A standard way to think about constitutional efficacy is to compare the text of a document with reality, as captured in some empirical measure. In our experience, it is an extremely rare conversation about comparative constitutions that is not interrupted by a plaintive interjection – by well-meaning observers – that constitutional rules are not always enforced. While commentators no doubt intend such remarks as a caution against excessive formalism, we find these interjections tiresome and sometimes wish they were deterred by cruel and unusual punishment. Too harsh? Perhaps, but the interjection misunderstands the appeal of constitutions entirely. The surprising fact is not that constitutions are often ignored; it is that they guide the behavior of power-hungry leaders at all! Indeed, the holy grail of constitutional scholarship is the identification of those conditions that lead leaders to adhere to their prior commitments (and to those of their forbears). In this chapter, we reconsider an important condition that is central to constitutionalism: time.
Our chapter makes the observation that efficacy changes over time: Constitutional provisions can be either more or less effective over time (or the effect can be constant). In thinking about the criteria for constitutional success, it seems useful to consider whether there are general trends in efficacy over time, and whether certain provisions are more vulnerable than others to decay and desuetude. Using rights as a focus, this chapter undertakes that inquiry.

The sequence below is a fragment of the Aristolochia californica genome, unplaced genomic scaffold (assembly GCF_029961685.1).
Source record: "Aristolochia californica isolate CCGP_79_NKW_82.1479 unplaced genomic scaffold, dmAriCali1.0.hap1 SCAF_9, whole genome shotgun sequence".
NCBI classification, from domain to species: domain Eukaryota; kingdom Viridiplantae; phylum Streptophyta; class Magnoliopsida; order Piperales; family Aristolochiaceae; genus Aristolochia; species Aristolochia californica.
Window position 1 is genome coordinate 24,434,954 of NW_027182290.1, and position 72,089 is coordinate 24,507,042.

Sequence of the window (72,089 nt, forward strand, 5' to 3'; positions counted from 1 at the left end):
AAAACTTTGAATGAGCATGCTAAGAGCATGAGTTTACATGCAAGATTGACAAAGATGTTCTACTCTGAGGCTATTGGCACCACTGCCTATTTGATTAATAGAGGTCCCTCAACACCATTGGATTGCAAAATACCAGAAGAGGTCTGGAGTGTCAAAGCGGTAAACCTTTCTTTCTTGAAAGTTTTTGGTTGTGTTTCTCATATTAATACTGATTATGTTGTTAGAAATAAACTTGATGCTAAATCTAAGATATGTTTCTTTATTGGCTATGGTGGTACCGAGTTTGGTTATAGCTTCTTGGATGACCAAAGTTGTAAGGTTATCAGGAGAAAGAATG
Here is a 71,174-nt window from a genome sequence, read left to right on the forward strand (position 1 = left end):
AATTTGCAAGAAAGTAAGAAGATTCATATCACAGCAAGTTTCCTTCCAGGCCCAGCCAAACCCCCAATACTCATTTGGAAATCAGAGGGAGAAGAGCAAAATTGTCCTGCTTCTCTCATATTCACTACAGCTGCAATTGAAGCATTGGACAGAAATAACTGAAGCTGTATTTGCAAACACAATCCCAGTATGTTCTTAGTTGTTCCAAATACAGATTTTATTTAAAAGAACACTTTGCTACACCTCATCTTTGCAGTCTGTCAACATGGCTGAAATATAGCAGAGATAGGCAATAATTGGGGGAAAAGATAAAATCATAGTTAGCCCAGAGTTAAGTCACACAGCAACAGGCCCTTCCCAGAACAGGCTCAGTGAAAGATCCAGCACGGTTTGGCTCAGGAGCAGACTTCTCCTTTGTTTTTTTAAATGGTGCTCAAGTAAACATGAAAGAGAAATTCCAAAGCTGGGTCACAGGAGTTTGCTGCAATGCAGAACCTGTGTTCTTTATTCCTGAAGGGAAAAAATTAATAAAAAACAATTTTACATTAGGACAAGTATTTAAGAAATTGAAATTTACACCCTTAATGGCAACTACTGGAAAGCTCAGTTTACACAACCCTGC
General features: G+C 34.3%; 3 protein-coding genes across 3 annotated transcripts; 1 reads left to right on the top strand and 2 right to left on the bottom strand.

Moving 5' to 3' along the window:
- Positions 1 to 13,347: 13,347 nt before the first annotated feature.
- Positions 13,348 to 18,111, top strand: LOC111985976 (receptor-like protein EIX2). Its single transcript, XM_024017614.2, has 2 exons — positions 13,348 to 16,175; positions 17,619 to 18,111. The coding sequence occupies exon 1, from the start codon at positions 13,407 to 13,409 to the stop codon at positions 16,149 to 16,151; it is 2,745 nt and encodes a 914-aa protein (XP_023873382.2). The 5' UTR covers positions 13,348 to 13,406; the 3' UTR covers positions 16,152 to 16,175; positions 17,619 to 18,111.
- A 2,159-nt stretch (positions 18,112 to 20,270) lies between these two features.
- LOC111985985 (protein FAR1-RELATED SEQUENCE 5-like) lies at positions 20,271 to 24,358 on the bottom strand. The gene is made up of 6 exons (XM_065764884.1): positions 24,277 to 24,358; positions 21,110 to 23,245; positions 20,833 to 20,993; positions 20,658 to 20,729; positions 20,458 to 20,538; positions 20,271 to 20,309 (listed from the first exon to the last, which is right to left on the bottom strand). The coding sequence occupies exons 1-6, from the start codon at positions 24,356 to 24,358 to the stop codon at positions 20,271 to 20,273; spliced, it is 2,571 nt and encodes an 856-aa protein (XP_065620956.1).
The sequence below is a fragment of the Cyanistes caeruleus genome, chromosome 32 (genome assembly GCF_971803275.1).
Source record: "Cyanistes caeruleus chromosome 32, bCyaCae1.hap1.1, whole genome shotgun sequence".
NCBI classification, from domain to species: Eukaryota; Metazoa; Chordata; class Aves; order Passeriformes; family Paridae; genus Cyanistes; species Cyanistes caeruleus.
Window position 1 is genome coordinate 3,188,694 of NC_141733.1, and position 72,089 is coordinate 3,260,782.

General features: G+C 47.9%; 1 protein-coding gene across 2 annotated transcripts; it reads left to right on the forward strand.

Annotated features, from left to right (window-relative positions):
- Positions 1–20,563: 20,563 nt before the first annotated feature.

We have grappled with this question previously, mostly in an effort to speak to the normative implications of long-lived constitutions (Elkins et al. 2009) and, then, mostly in passing. Our return to the question arises in the context of our current investigation into the origins, spread, and consequences of constitutional rights. Our empirical approach, therefore, is myopically rights-centric. To be specific, our research question is, do constitutional rights become more or less effective as they age?
To emphasize our focus on rights, and since the analysis of institutional effects can be maddeningly aggregate and abstract, consider the right to health in Kenya and South Africa. Kenya entrenched the right to health when it rewrote its constitution in 2010 (Article 43). South Africa incorporated a right to health in its 1996 post-apartheid constitution (Article 27). Neither country had a right to health in its prior constitution.